by: Joel Makower
I've long been an admirer of Gary Hirshberg, the idealistic and iconoclastic "CE-Yo" of organic yogurt maker Stonyfield Farm, which he co-founded in 1983. I first met Hirshberg a decade later, in 1993, when researching my book about corporate social responsibility, Beyond the Bottom Line.
I recall being impressed at the time by his passion and commitment, but also his humbleness and honesty. "I think whatever your definition is of social responsibility," he told me at the time, "if the message is, 'Look how great we are,' then you're missing the boat." It was a refreshing change from so many companies' arm-waving, self-congratulatory approaches to social responsibility, both then and now.
Hirshberg not only didn't miss the boat, he caught a wave, becoming the market leader in organic yogurt, the third best-seller after Dannon and Yoplait, with steady annual growth. In 2001, Stonyfield hitched a ride with a much bigger vessel, the French food conglomerate Danone, which subsequently took controlling interest in the company but left Hirshberg firmly at the helm. Indeed, in the deal, Danone ended up with about 80% of the company, but Hirshberg ended up with majority control of his board.
All of which further empowered Hirshberg to pursue, and align, his dual missions of commerce and environmental sustainability. His $300 million-a-year company -- built with almost no traditional advertising -- has been carbon neutral since 1996, the first company to do so, long before it became corporate chic. And it's not just by writing a check to offset its emissions. Over the past decade, the company (via the tireless efforts of Hirshberg's sister, Nancy, Stonyfield's VP of Natural Resources) has reduced its facility energy use and the associated carbon emissions per pound of product by one-third. Stonyfield's products are 100% organic, and it has helped hundreds of family farms convert from conventional farming. The company has worked to minimize waste, going so far as to collect used yogurt cups and lids and recycle them into useful products. And it uses its product labeling for activism, devoting precious real estate on yogurt lids to advance environmental causes.
Hirshberg's company has been an ardent supporter of such causes. Stonyfield's Profits for the Planet program has given 10% of company profits to organizations "that help protect and restore the environment." Hirshberg got Danone to agree to maintain the program for at least 10 years after he leaves the company, whenever that is; he has no plans to do so. And he has funded his own campaigns, lately focusing on climate change. (I sit on the board of Climate Counts, which Hirshberg launched last year to rate companies on their climate commitment and performance. In 2006, I also co-wrote and executive produced a Stonyfield funded Internet movie on climate change.)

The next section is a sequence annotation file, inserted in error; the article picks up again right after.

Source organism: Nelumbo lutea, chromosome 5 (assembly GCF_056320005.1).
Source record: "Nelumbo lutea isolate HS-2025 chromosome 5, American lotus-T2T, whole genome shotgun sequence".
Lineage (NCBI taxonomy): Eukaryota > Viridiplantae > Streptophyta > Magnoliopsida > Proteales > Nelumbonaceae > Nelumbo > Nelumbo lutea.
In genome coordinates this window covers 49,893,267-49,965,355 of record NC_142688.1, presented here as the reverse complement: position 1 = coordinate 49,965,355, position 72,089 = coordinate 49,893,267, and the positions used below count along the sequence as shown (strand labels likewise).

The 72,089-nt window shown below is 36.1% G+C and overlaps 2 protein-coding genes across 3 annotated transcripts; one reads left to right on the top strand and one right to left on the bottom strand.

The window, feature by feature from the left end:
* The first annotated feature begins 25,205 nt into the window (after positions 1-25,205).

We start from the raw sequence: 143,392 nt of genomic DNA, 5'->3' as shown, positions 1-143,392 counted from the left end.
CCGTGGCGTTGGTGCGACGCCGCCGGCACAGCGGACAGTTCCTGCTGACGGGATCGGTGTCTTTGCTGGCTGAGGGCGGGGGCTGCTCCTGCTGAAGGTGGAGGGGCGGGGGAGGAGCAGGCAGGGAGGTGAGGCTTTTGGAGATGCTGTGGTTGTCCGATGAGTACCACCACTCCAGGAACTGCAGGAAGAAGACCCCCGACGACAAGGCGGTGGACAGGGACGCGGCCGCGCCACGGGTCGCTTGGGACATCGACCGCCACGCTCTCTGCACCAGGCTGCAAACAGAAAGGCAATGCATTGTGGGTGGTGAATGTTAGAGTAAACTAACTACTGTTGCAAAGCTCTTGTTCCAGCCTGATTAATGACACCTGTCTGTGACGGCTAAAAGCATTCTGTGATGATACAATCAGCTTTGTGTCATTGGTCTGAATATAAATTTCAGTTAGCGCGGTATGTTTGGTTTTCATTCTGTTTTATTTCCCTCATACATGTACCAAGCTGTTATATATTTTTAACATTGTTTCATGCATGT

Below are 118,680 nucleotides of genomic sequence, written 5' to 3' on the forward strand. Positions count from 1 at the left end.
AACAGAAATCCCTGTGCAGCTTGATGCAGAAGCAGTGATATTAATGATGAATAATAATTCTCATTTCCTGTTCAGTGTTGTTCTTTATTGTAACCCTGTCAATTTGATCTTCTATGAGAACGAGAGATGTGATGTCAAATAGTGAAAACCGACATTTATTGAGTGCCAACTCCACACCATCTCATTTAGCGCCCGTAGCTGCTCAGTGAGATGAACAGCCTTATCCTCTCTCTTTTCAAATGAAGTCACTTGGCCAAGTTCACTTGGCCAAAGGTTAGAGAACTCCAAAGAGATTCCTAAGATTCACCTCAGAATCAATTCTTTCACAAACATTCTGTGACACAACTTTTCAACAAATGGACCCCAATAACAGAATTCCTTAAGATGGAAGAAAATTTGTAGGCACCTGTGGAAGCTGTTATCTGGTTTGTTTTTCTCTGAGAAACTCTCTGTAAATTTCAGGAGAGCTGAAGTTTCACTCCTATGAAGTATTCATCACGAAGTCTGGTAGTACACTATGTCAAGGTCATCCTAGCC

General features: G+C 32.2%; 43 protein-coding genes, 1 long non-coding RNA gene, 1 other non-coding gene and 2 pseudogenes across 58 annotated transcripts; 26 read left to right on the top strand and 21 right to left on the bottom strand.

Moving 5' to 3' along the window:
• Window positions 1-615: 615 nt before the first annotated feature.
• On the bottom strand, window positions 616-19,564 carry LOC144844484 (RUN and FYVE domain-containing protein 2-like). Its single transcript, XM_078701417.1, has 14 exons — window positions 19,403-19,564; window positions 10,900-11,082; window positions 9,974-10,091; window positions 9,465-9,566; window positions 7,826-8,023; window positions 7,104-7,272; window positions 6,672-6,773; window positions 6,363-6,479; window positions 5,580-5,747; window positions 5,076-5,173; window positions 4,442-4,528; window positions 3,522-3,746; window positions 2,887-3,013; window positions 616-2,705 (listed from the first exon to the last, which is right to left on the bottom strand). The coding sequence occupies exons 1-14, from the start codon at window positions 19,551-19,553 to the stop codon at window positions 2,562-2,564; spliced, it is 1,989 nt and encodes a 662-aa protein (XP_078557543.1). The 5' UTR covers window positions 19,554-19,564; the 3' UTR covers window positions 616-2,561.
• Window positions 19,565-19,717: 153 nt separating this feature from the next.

I talked with Hirshberg recently on the occasion of his just-published book, Stirring It Up: How to Make Money and Save the World. It was a wide-ranging conversation, focusing not just on his company but the larger worlds of green marketing and green business. (An excerpt from that interview can be heard on GreenBiz Radio.)
I don't usually care for books like this -- the success stories of socially-minded entrepreneurs. There's been a steady stream of them over the years, and they tend to border on vanity publishing. So, I was pleased that Hirshberg's offering doesn't follow in this mold. It's an easy, enjoyable read, inspiring and informative, integrating his personal journey with insights and takeaways for others.
It's clear that Hirshberg's zeal goes well beyond yogurt, or organics, or climate change. He sees his mission in part to infect other businesses -- both entrepreneurs and conglomerates -- to help them understand the potential for producing products, and profits, while following the basic tenets of environmental sustainability and social responsibility.
Perhaps ironically, Hirshberg's entrepreneurial journey was inspired by the food giant Kraft: After touring a Kraft-sponsored pavilion on the future of food at Disney World's Epcot Center in Florida in 1982, he decided he wanted to build a company that was everything Kraft was not. He was struck by the fact that 25,000 people came through that exhibit every day -- about the same number that visited the New Alchemy Institute, the nonprofit he ran at the time, every year. As he told me: "I said to my mom, who was the senior buyer down at the Epcot Center, 'I need to become Kraft, if I want to move my values and my ecologic proposition into the mainstream. I've got to have that kind of reach.' I wanted to become as efficient as they were in reaching the consumer."
Funny thing is, he pretty much did it. Fourteen years after that epiphany, Stonyfield passed Kraft in sales of yogurt, and has really never looked back. Its yogurt business is now five times Kraft's.
But there's an even more delicious irony. Kraft has recently begun making organic products: Macaroni & Cheese, Cheese Singles, Oreos, and more. Says Hirshberg: "The reality is that while I set out to be like Kraft, I'm now very pleased to tell you they've set up to be like us."
Talk about just desserts.